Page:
We need to stop measuring ourselves and everything we do

“If you’re not paying for the product, then you’re the product.”

The Social Dilemma

The other day I was going for a run. Yes, I like to run because it helps me clear my head and I use it as a therapeutic method to help relax my mind and body during such a tense period due to the coronavirus pandemic. This time I decided to take a friend along with me to ease the process of waking up early in the morning. I was introduced to an application called “Nike Run Club”, created by Nike. It is a platform that “gives you the guidance, inspiration and innovation you need to become a better athlete. Join us to reach your goals and have fun along the way.” I thought this was great, an application that will help keep me motivated and up to speed with my exercise. Everything was great until I saw this: “Track Your Progress”. The word ‘track’ and the concept of ‘tracking’ really threw me off. I suddenly felt observed and watched, almost as though Nike would watch me and track my every move. My friend thought I’m dramatic and she continued to tell me that we can add friends, similar to social media, and see where they run, for long, at what pace, etc… That was really when I put my foot down and said no! I will not allow technology to enter the only peaceful realm of my life and penetrate through the borders to disrupt it. We went on our run, my friend used her app, and at the end all her run was processed as progress and digital data. Numbers and colours letting you know whether you have reached your goals and whether you were good enough. 

This had me thinking, everyday we willingly give up our information to large cooperations and applications in order to be measured and tracked. These softwares are built models that predict our actions, and the only reason they can do so is because we provide enough data in order to become part of the process. But I’m not here to talk about apps and technologies and say that we’re not safe, I want to talk about us humans who have become addicted to measuring ourselves and everything we do. We have the need to label and keep ourselves up to date and accountable to all our actions. Applications are created because they creator knows that there will be an audience and it will appeal to a certain demographic. Applications are selling us certainty. We take the output, what we receive, and see it as a fact.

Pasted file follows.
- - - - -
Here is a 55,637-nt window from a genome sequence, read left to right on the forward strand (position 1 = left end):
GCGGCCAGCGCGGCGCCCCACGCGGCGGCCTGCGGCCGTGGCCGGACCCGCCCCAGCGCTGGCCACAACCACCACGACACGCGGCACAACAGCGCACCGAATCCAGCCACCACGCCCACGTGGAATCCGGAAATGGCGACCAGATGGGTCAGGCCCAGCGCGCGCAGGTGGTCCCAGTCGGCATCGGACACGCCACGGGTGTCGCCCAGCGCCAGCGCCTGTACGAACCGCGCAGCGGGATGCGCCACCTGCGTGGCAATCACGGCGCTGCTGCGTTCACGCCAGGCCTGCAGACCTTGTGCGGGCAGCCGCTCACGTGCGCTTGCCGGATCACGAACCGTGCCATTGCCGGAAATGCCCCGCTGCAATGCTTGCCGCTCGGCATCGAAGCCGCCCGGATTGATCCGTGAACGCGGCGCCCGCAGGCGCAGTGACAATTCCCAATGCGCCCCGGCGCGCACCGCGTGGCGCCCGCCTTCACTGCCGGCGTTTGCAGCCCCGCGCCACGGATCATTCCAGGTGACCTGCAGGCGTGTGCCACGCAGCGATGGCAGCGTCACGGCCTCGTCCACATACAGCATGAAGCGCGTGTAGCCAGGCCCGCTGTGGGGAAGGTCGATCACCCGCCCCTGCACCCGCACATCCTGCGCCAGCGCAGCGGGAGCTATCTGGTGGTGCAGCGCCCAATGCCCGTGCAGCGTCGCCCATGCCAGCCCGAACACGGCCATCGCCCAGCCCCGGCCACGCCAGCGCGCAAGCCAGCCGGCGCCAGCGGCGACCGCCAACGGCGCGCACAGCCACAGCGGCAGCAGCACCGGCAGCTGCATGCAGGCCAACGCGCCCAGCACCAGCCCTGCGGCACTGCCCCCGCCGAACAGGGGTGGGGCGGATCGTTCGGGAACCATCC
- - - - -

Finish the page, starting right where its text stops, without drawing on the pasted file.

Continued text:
There has been a shift in lifestyle, that makes measuring a natural process of life. We have become numbers. We are exploiting our own vulnerabilities without even realising. It’s a generations where we are always seeking for validation and approval. Whether that is through the number of likes we receive on a post or whether the Nike running app tells me I’ve ran enough today. We have curated our lives around a perceived sense of perfection and standards that are being placed on us through outsider cooperations. There is an imbalance in the power relations, we are being invisibly manipulated and we do not mind. We are made to believe that we have control. We are disillusioned into thinking that we have control over the information we provide. We are exploiting ourselves and turning ourselves into numbers for a larger machine.

Thank you George Orwell for having provided this generation with the wonderful phrase of “big brother is watching you”. It is so true. Our bodies are becoming machines or rather parts of a machine working as numbers in a larger concoction. We literally measure everything. Examples go from our likes and followers on instagram, to our activity on instagram, to how many friends we have on facebook, and health and wellness apps like Fitbit that ask for your gender, height, weight, body goals, how much calories you consume and how much water you drink etc… We literally keep track of everything we do.  These apps reward you depending on how much information they can extract from the users. We have multiple big brothers watching us and that is because we give in to the system.